Knowledgebase-Quorum and Override Provisions


Information Product

Title:Quorum and Override Provisions
Summary:MTAS was asked the number of votes needed to pass an ordinance and to override a Mayoral veto.
Original Author:Darden, Don
Co-Author:
Product Create Date:12/16/2004
Last Reviewed on::03/22/2010
Subject:City council--Procedure; Meetings--Planning and management
Type:General
Original Document: Quorum and Override Provisions.pdf

Reference Documents:

Text of Document: Quorum and Override Provisions.doc

December 16, 2004


Mr. Raymond Ferguson
City Administrator
1301 West Main
P.O. Box 488

Re: (1) Enacting ordinances
(2) Overriding vetoes

Dear Mr. Ferguson:

You have asked MTAS to advise the City of Decherd as to the number of votes needed to pass an ordinance and to override a Mayoral veto.

The Charter of the City of Decherd provides for a Board of Aldermen of four members. Section 9 of the charter provides that a majority of the members to which the Board of Mayor and Aldermen is entitled shall be a quorum to do business. A majority of four is three. A minimum of three members is therefore required to constitute a quorum. Once a quorum is established, a majority of the quorum is required to enact an ordinance, resolution, or motion. That means that if three aldermen are present, two votes are required to enact an ordinance, resolution, or motion. If all four members are present, three votes are required (a majority) to enact an ordinance, resolution, or motion.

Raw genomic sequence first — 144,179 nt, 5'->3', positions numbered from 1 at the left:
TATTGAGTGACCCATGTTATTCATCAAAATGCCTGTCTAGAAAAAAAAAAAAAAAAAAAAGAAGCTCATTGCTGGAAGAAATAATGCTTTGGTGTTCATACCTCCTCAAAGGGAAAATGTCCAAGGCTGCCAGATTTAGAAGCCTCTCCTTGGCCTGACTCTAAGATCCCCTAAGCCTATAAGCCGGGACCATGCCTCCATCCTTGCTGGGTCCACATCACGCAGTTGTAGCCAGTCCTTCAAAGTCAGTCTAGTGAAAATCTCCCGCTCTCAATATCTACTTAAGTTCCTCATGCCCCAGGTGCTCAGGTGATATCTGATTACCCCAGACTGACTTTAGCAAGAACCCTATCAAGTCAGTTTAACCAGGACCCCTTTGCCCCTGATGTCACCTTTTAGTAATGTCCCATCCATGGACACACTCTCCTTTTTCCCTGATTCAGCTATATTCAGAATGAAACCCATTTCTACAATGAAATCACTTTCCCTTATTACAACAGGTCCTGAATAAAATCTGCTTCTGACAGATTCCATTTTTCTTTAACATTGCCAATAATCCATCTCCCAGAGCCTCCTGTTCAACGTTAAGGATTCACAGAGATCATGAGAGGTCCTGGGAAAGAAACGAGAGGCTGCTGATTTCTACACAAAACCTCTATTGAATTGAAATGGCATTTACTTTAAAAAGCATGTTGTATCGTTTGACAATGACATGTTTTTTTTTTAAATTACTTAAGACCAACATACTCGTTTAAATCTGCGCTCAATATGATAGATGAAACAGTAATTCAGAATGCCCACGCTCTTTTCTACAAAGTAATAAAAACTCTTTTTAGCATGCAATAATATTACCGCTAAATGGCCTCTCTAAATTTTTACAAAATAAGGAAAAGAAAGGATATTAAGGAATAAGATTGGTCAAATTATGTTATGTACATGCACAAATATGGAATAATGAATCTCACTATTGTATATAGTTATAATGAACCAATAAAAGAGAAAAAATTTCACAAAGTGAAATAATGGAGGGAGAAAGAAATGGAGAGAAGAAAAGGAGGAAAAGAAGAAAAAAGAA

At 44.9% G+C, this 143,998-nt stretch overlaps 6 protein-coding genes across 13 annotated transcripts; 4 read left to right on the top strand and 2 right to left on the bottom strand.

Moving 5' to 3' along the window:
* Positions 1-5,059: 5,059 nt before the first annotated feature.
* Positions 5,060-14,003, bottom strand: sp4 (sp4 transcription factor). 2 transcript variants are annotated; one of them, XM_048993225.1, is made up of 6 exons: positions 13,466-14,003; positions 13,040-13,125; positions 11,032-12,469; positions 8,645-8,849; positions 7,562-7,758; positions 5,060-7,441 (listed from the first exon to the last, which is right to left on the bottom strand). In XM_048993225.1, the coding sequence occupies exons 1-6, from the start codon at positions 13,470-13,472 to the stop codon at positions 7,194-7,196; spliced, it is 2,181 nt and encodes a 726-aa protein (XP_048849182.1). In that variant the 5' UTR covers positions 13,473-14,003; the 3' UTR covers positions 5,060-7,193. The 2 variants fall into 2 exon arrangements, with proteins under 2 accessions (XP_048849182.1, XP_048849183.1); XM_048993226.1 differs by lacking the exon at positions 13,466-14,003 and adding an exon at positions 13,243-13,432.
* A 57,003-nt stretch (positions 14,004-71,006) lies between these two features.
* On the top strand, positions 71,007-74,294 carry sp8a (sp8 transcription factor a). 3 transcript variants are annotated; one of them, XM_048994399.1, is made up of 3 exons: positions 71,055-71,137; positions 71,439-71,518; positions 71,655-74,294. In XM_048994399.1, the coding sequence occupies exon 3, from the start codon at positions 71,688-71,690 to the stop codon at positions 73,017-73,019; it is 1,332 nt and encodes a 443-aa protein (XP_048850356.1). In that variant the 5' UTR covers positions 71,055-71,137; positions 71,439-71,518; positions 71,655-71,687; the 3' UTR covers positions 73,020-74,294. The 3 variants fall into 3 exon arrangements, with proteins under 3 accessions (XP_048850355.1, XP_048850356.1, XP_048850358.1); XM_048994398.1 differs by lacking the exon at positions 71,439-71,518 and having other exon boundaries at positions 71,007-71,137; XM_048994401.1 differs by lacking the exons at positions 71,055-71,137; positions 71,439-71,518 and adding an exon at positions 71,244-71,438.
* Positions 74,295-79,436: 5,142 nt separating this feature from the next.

Section 10 of the Charter of the City of Decherd provides that the Board of Aldermen may override the Mayor’s veto with a 2/3 vote. The charter does not say 2/3 of the members to which the board is entitled. In the absence of such a provision, a vote of 2/3 of the quorum is required to override a mayoral veto. If three members are present, a vote of two members is sufficient to override a veto. If four members are present, a vote of three members is required to override a veto.

Your charter is somewhat unusual in that a vote is required to enact an ordinance, resolution, or motion, if all members are present, and that means three of four votes. That is an extra-ordinary majority to simply conduct the city’s business.

Please advise me if I may provide further assistance.

Sincerely,


Don Darden, UT (MTAS)